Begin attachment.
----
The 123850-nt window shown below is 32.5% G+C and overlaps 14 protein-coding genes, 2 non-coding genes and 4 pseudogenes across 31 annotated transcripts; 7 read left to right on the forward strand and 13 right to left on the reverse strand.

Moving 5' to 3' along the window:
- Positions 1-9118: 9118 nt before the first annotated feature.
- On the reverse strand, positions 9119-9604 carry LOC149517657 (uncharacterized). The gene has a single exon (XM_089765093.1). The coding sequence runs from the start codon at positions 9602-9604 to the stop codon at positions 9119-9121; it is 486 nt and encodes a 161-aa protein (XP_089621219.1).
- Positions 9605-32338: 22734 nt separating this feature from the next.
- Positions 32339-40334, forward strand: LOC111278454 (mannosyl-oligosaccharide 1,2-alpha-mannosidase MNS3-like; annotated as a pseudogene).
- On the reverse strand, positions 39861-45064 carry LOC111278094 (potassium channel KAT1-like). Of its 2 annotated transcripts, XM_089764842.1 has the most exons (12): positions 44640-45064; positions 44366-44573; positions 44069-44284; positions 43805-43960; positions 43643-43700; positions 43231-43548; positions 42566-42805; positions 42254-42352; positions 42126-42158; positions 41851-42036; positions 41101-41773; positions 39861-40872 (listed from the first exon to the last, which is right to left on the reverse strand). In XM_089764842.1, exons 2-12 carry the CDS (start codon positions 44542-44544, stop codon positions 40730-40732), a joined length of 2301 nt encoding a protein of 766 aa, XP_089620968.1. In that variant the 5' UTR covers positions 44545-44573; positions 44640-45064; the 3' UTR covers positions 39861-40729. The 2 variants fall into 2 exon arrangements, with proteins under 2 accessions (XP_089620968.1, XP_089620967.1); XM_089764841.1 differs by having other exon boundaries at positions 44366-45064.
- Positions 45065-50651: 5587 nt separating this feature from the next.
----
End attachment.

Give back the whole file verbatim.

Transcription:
The 123850-nt window shown below is 32.5% G+C and overlaps 14 protein-coding genes, 2 non-coding genes and 4 pseudogenes across 31 annotated transcripts; 7 read left to right on the forward strand and 13 right to left on the reverse strand.

Moving 5' to 3' along the window:
- Positions 1-9118: 9118 nt before the first annotated feature.
- On the reverse strand, positions 9119-9604 carry LOC149517657 (uncharacterized). The gene has a single exon (XM_089765093.1). The coding sequence runs from the start codon at positions 9602-9604 to the stop codon at positions 9119-9121; it is 486 nt and encodes a 161-aa protein (XP_089621219.1).
- Positions 9605-32338: 22734 nt separating this feature from the next.
- Positions 32339-40334, forward strand: LOC111278454 (mannosyl-oligosaccharide 1,2-alpha-mannosidase MNS3-like; annotated as a pseudogene).
- On the reverse strand, positions 39861-45064 carry LOC111278094 (potassium channel KAT1-like). Of its 2 annotated transcripts, XM_089764842.1 has the most exons (12): positions 44640-45064; positions 44366-44573; positions 44069-44284; positions 43805-43960; positions 43643-43700; positions 43231-43548; positions 42566-42805; positions 42254-42352; positions 42126-42158; positions 41851-42036; positions 41101-41773; positions 39861-40872 (listed from the first exon to the last, which is right to left on the reverse strand). In XM_089764842.1, exons 2-12 carry the CDS (start codon positions 44542-44544, stop codon positions 40730-40732), a joined length of 2301 nt encoding a protein of 766 aa, XP_089620968.1. In that variant the 5' UTR covers positions 44545-44573; positions 44640-45064; the 3' UTR covers positions 39861-40729. The 2 variants fall into 2 exon arrangements, with proteins under 2 accessions (XP_089620968.1, XP_089620967.1); XM_089764841.1 differs by having other exon boundaries at positions 44366-45064.
- Positions 45065-50651: 5587 nt separating this feature from the next.